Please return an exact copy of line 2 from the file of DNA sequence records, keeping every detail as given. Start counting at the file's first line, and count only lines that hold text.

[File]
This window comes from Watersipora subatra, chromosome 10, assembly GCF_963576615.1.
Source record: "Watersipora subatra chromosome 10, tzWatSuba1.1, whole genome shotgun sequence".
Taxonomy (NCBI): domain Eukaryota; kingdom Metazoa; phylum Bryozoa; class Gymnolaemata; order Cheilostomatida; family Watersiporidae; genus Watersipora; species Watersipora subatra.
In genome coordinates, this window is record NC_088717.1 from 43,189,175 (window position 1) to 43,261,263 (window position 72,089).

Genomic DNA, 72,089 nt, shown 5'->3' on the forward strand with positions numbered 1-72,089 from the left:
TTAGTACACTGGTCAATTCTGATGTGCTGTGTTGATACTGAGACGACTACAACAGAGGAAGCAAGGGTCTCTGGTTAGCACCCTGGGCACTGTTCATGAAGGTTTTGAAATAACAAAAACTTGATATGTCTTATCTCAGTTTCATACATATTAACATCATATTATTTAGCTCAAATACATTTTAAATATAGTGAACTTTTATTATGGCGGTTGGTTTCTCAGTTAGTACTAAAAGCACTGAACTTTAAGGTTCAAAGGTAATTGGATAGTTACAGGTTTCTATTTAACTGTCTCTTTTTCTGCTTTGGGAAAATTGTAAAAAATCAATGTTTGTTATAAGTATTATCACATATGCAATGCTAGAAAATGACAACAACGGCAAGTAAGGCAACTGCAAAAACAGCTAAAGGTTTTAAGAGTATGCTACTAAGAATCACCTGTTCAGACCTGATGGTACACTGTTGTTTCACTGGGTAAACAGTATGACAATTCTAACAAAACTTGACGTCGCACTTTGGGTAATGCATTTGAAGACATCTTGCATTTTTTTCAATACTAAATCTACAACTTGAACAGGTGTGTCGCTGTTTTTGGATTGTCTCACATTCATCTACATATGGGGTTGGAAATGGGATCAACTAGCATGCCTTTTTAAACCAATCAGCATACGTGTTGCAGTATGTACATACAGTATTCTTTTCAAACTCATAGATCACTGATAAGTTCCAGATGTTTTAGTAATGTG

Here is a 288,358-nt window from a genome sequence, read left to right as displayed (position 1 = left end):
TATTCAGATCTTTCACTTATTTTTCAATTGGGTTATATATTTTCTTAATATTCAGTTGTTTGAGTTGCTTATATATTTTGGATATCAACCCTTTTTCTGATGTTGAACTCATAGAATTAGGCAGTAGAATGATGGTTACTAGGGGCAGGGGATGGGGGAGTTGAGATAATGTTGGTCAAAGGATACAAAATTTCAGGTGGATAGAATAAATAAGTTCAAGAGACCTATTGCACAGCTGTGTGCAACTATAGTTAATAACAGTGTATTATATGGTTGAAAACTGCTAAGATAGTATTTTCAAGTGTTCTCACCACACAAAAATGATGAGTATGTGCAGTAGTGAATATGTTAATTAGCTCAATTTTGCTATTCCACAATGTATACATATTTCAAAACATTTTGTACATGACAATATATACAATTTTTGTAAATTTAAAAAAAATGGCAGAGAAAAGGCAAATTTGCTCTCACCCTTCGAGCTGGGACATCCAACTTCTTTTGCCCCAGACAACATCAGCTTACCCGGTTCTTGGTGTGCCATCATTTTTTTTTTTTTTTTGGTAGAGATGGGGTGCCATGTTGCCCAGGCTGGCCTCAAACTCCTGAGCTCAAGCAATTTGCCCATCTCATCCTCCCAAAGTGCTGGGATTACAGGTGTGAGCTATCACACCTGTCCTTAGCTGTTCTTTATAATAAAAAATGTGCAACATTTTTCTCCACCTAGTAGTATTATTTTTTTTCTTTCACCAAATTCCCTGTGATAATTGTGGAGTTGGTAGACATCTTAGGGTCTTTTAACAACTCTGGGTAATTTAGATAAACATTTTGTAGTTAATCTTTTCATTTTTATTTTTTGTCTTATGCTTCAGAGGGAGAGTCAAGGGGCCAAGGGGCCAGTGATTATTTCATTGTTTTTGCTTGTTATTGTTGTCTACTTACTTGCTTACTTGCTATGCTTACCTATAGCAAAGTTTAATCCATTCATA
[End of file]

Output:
Source record: "Watersipora subatra chromosome 10, tzWatSuba1.1, whole genome shotgun sequence".